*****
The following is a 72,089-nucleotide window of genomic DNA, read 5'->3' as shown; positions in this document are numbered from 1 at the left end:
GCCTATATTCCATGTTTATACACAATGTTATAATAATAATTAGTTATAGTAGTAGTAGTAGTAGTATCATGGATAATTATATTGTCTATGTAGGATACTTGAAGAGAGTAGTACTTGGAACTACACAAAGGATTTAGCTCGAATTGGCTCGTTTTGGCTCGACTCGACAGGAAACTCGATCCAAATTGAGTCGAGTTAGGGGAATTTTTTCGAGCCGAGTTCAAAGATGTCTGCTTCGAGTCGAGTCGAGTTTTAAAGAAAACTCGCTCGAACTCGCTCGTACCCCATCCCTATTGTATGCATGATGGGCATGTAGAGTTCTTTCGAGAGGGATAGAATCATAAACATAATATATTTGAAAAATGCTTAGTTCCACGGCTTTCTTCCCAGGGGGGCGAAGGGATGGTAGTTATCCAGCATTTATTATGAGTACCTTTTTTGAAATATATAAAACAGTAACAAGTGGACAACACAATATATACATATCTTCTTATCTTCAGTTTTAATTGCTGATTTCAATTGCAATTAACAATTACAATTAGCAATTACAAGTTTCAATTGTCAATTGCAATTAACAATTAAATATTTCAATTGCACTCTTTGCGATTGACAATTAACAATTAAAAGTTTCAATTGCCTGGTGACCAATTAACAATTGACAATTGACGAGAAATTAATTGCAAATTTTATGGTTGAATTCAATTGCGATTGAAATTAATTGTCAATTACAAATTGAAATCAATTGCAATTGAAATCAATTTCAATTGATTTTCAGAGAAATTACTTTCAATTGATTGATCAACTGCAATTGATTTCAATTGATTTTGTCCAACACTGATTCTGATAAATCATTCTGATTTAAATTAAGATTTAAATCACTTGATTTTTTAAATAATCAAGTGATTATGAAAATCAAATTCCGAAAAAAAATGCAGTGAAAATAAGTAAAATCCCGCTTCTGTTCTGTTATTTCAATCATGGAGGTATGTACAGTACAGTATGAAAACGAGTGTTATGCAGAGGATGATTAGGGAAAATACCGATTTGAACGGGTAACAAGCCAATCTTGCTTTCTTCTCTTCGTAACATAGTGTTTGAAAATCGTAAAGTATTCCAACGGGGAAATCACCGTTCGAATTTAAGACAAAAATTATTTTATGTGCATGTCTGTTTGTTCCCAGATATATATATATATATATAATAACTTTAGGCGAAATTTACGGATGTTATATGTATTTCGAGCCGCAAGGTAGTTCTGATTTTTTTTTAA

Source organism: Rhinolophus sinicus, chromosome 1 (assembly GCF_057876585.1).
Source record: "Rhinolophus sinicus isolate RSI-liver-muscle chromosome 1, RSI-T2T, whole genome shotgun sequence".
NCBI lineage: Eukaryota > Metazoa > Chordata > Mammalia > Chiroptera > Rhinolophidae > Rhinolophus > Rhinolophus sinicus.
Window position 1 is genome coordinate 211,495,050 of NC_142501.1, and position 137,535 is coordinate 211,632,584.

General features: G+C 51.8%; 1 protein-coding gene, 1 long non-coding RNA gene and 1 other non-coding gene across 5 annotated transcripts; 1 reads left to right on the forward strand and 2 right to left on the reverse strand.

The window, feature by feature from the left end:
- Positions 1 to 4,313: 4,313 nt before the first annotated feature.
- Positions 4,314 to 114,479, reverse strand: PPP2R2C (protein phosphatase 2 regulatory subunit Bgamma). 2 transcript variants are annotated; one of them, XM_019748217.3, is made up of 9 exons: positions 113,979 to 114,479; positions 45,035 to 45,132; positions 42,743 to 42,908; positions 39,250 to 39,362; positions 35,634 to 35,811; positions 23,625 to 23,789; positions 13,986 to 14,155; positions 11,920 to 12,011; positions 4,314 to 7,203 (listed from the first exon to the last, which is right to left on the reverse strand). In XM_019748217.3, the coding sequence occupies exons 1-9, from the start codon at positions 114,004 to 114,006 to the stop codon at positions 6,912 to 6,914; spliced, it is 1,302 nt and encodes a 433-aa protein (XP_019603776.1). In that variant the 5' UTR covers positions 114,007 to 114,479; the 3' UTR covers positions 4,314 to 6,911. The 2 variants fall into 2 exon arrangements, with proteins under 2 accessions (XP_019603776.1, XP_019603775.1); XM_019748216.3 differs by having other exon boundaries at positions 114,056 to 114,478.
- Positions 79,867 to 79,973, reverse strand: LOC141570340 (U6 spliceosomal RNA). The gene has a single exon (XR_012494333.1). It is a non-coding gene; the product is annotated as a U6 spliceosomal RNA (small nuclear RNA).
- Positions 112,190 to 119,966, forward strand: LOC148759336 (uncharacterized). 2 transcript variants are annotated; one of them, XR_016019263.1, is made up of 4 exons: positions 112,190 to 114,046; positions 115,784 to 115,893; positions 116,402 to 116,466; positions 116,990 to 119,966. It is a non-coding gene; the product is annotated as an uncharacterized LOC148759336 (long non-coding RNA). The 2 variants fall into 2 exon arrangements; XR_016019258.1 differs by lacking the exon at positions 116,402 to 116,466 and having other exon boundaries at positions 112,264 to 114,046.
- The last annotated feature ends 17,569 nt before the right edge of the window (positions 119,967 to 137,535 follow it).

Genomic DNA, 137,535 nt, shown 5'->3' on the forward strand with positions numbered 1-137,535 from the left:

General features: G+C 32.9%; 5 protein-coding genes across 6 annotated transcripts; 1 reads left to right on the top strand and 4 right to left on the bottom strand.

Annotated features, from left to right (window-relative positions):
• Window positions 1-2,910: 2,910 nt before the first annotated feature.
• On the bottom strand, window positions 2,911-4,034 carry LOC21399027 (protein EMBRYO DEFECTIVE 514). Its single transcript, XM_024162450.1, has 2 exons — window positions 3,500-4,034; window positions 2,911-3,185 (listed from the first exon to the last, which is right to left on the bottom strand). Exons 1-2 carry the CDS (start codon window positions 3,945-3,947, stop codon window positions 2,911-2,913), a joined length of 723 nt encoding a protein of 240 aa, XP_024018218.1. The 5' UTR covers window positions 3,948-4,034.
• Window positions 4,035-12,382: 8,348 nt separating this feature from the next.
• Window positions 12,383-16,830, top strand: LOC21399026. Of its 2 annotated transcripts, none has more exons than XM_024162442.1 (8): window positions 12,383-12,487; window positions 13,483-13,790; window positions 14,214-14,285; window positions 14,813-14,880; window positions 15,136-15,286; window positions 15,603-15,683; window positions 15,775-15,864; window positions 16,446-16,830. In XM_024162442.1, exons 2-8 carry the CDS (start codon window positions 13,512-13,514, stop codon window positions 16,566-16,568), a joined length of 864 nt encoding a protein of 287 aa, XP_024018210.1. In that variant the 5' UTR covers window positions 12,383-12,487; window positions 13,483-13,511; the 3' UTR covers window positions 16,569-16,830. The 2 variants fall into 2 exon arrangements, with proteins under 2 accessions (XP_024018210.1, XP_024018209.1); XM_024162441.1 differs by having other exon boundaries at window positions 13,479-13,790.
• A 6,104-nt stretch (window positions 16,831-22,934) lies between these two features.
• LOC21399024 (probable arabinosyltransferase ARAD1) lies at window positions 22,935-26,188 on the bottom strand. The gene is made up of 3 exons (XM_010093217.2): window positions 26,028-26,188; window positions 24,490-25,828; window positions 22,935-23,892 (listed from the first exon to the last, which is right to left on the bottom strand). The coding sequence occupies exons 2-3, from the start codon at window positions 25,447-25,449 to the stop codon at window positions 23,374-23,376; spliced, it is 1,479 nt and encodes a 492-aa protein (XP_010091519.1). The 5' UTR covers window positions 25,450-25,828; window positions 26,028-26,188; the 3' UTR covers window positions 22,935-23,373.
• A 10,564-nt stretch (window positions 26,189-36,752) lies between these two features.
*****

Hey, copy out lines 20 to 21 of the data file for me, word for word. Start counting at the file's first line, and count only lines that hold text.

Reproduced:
• Window positions 12,383-16,830, top strand: LOC21399026. Of its 2 annotated transcripts, none has more exons than XM_024162442.1 (8): window positions 12,383-12,487; window positions 13,483-13,790; window positions 14,214-14,285; window positions 14,813-14,880; window positions 15,136-15,286; window positions 15,603-15,683; window positions 15,775-15,864; window positions 16,446-16,830. In XM_024162442.1, exons 2-8 carry the CDS (start codon window positions 13,512-13,514, stop codon window positions 16,566-16,568), a joined length of 864 nt encoding a protein of 287 aa, XP_024018210.1. In that variant the 5' UTR covers window positions 12,383-12,487; window positions 13,483-13,511; the 3' UTR covers window positions 16,569-16,830. The 2 variants fall into 2 exon arrangements, with proteins under 2 accessions (XP_024018210.1, XP_024018209.1); XM_024162441.1 differs by having other exon boundaries at window positions 13,479-13,790.
• A 6,104-nt stretch (window positions 16,831-22,934) lies between these two features.